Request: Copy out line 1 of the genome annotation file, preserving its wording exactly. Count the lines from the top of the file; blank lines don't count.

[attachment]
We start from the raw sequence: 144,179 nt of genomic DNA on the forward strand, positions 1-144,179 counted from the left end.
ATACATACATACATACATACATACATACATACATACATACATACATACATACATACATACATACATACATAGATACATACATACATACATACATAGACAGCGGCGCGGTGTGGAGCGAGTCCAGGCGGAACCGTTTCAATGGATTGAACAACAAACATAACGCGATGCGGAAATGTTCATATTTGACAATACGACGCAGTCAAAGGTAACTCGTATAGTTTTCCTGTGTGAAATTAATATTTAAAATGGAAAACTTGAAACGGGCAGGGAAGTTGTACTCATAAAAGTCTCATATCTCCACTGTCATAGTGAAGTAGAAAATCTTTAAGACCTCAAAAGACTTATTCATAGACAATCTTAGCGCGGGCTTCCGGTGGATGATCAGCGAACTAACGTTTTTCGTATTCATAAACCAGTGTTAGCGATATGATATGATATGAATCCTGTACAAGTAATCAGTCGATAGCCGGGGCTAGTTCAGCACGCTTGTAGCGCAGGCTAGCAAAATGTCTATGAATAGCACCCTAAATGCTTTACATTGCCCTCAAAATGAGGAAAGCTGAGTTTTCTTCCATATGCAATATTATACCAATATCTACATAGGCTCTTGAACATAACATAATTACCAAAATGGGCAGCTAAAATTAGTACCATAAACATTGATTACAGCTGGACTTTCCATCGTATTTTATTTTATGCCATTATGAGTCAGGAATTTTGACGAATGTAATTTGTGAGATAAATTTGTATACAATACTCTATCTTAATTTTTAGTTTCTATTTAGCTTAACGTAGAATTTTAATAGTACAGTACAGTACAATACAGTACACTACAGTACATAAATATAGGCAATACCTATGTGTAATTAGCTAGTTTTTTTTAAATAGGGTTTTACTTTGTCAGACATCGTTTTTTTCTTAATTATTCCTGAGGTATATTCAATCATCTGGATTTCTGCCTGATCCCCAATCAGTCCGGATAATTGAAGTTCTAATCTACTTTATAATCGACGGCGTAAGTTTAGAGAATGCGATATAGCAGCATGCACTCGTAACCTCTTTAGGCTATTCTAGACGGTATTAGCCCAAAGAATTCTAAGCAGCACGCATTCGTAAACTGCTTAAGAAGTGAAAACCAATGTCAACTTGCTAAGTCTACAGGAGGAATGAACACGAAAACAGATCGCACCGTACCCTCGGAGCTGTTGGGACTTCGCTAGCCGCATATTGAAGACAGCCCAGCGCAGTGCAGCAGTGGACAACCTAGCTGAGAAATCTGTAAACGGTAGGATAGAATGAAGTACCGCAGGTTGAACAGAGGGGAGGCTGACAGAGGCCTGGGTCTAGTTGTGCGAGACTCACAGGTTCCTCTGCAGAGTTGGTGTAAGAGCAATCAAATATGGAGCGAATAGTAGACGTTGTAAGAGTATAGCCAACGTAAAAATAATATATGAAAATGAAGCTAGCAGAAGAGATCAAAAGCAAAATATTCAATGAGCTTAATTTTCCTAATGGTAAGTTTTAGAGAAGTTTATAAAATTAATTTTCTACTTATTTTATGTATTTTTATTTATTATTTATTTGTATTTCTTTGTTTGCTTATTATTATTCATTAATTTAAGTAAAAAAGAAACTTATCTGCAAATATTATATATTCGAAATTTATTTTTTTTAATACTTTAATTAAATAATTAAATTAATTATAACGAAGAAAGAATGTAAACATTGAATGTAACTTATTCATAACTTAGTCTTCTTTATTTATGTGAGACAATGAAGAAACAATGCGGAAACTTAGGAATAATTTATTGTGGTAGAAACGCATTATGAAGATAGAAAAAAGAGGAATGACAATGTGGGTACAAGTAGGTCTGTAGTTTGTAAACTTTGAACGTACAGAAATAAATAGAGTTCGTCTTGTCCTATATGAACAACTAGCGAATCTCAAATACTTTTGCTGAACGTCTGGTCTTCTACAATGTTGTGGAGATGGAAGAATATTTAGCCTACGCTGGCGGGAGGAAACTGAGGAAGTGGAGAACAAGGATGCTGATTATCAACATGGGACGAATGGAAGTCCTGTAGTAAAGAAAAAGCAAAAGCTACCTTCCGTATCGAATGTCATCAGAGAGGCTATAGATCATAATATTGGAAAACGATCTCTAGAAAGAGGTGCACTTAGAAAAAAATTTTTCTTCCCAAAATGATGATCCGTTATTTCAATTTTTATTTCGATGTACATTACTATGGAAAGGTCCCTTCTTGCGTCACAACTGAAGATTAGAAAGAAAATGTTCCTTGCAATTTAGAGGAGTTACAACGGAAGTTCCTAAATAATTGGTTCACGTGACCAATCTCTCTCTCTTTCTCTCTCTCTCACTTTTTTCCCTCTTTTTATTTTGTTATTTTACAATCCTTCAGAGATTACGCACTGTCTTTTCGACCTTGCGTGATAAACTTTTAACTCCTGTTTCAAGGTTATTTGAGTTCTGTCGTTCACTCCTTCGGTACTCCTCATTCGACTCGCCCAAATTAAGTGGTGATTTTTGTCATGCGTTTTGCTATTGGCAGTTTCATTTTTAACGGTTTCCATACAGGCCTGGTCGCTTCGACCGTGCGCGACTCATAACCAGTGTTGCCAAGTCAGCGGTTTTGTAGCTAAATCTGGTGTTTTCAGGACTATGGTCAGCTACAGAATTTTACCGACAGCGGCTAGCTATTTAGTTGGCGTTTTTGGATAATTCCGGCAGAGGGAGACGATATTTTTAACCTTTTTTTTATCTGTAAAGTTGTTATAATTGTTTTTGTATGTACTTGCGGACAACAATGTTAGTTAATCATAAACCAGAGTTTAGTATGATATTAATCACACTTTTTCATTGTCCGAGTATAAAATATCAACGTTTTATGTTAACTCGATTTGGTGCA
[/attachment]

We start from the raw sequence: 144,179 nt of genomic DNA on the forward strand, positions 1-144,179 counted from the left end.